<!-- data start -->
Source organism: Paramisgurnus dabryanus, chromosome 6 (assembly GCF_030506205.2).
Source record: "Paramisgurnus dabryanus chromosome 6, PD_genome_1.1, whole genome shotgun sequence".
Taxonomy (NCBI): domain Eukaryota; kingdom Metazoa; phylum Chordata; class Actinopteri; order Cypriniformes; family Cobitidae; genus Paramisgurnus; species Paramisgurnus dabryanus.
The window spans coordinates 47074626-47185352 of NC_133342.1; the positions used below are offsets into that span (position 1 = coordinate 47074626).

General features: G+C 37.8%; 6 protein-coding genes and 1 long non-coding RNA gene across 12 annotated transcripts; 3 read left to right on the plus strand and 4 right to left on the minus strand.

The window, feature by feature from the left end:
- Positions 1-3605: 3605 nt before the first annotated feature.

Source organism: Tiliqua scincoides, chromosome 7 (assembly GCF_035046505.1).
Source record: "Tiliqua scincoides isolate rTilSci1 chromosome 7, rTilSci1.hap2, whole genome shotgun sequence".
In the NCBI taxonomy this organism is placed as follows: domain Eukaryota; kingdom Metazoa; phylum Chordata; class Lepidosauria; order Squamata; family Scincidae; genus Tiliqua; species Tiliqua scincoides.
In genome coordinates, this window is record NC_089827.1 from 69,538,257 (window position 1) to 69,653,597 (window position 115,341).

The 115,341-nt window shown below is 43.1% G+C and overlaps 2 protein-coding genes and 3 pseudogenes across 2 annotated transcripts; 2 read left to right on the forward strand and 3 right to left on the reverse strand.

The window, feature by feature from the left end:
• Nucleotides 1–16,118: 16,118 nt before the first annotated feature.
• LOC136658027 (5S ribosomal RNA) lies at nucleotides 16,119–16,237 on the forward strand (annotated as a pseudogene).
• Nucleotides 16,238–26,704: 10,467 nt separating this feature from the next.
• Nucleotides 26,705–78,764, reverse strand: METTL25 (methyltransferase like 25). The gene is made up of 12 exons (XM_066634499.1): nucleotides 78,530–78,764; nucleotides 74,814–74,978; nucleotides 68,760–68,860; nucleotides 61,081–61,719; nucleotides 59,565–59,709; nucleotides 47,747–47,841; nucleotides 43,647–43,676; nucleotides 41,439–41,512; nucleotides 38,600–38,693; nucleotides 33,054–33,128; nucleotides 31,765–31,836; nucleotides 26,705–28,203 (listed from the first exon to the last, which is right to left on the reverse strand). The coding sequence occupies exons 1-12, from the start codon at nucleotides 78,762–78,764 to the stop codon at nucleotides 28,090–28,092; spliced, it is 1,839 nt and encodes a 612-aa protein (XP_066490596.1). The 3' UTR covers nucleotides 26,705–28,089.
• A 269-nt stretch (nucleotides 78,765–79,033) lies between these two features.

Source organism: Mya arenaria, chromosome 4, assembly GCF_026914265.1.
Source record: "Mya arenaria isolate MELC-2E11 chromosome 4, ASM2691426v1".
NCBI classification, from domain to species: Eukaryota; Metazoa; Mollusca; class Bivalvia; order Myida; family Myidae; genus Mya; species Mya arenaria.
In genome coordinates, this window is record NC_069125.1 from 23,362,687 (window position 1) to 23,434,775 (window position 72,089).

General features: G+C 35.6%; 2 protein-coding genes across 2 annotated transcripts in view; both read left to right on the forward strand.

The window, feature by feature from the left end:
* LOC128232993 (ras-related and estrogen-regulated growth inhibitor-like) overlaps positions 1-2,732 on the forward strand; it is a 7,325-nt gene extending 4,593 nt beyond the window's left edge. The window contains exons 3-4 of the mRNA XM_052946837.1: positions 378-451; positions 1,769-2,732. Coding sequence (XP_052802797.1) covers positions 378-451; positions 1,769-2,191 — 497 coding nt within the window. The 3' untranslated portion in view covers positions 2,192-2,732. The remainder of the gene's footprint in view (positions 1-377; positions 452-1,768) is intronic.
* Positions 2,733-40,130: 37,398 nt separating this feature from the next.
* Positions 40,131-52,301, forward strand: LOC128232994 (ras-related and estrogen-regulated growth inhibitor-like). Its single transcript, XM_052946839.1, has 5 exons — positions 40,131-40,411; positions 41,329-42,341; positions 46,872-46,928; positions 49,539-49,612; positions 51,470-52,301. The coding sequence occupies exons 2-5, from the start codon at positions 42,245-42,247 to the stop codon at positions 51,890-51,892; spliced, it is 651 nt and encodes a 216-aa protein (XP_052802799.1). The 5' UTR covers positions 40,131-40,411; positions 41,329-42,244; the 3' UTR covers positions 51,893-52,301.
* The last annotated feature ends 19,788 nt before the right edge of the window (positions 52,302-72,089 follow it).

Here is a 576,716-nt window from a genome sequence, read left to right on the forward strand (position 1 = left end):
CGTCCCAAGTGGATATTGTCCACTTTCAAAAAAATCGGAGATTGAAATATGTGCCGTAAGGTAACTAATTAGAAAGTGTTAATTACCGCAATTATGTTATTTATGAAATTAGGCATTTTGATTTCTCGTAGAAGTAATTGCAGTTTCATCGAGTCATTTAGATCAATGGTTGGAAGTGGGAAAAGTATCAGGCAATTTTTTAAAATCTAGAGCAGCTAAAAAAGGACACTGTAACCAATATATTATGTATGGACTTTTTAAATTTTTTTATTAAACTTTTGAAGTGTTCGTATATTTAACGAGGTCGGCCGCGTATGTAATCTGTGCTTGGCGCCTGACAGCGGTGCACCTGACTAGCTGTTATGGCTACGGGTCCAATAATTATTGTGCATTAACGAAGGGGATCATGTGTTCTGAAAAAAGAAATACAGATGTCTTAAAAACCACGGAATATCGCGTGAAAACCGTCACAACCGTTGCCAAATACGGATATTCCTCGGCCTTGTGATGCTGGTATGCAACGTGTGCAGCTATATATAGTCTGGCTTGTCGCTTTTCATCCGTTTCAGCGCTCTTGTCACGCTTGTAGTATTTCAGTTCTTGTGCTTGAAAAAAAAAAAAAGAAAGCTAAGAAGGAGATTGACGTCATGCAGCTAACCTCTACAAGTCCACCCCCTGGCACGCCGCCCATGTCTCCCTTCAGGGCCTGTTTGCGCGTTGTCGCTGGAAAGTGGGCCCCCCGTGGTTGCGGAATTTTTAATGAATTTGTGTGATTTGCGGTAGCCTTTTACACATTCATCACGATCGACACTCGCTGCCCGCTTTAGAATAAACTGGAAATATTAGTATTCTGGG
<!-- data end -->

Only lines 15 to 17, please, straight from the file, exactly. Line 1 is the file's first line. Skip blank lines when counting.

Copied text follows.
• LOC136658027 (5S ribosomal RNA) lies at nucleotides 16,119–16,237 on the forward strand (annotated as a pseudogene).
• Nucleotides 16,238–26,704: 10,467 nt separating this feature from the next.
• Nucleotides 26,705–78,764, reverse strand: METTL25 (methyltransferase like 25). The gene is made up of 12 exons (XM_066634499.1): nucleotides 78,530–78,764; nucleotides 74,814–74,978; nucleotides 68,760–68,860; nucleotides 61,081–61,719; nucleotides 59,565–59,709; nucleotides 47,747–47,841; nucleotides 43,647–43,676; nucleotides 41,439–41,512; nucleotides 38,600–38,693; nucleotides 33,054–33,128; nucleotides 31,765–31,836; nucleotides 26,705–28,203 (listed from the first exon to the last, which is right to left on the reverse strand). The coding sequence occupies exons 1-12, from the start codon at nucleotides 78,762–78,764 to the stop codon at nucleotides 28,090–28,092; spliced, it is 1,839 nt and encodes a 612-aa protein (XP_066490596.1). The 3' UTR covers nucleotides 26,705–28,089.